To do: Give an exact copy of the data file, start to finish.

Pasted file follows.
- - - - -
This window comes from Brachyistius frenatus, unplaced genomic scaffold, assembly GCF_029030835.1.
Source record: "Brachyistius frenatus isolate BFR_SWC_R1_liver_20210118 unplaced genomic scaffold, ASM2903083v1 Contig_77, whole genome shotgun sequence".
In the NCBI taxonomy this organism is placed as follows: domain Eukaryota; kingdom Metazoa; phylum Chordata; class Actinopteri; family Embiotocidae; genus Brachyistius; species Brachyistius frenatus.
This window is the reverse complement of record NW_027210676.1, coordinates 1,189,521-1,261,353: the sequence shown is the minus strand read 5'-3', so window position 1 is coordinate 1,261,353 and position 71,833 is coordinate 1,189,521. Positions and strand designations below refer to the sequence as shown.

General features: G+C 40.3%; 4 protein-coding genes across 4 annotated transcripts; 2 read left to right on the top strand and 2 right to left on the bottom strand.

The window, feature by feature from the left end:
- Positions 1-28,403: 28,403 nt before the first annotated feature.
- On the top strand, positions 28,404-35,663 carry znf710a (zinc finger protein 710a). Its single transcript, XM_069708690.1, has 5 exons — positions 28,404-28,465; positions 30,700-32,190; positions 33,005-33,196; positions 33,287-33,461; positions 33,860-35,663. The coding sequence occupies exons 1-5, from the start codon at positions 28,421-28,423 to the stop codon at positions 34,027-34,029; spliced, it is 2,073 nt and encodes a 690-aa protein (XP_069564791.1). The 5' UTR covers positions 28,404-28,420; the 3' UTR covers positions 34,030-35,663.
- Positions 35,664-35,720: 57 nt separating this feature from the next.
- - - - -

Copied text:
This window comes from Brachyistius frenatus, unplaced genomic scaffold, assembly GCF_029030835.1.
Source record: "Brachyistius frenatus isolate BFR_SWC_R1_liver_20210118 unplaced genomic scaffold, ASM2903083v1 Contig_77, whole genome shotgun sequence".
In the NCBI taxonomy this organism is placed as follows: domain Eukaryota; kingdom Metazoa; phylum Chordata; class Actinopteri; family Embiotocidae; genus Brachyistius; species Brachyistius frenatus.
This window is the reverse complement of record NW_027210676.1, coordinates 1,189,521-1,261,353: the sequence shown is the minus strand read 5'-3', so window position 1 is coordinate 1,261,353 and position 71,833 is coordinate 1,189,521. Positions and strand designations below refer to the sequence as shown.

General features: G+C 40.3%; 4 protein-coding genes across 4 annotated transcripts; 2 read left to right on the top strand and 2 right to left on the bottom strand.

The window, feature by feature from the left end:
- Positions 1-28,403: 28,403 nt before the first annotated feature.
- On the top strand, positions 28,404-35,663 carry znf710a (zinc finger protein 710a). Its single transcript, XM_069708690.1, has 5 exons — positions 28,404-28,465; positions 30,700-32,190; positions 33,005-33,196; positions 33,287-33,461; positions 33,860-35,663. The coding sequence occupies exons 1-5, from the start codon at positions 28,421-28,423 to the stop codon at positions 34,027-34,029; spliced, it is 2,073 nt and encodes a 690-aa protein (XP_069564791.1). The 5' UTR covers positions 28,404-28,420; the 3' UTR covers positions 34,030-35,663.
- Positions 35,664-35,720: 57 nt separating this feature from the next.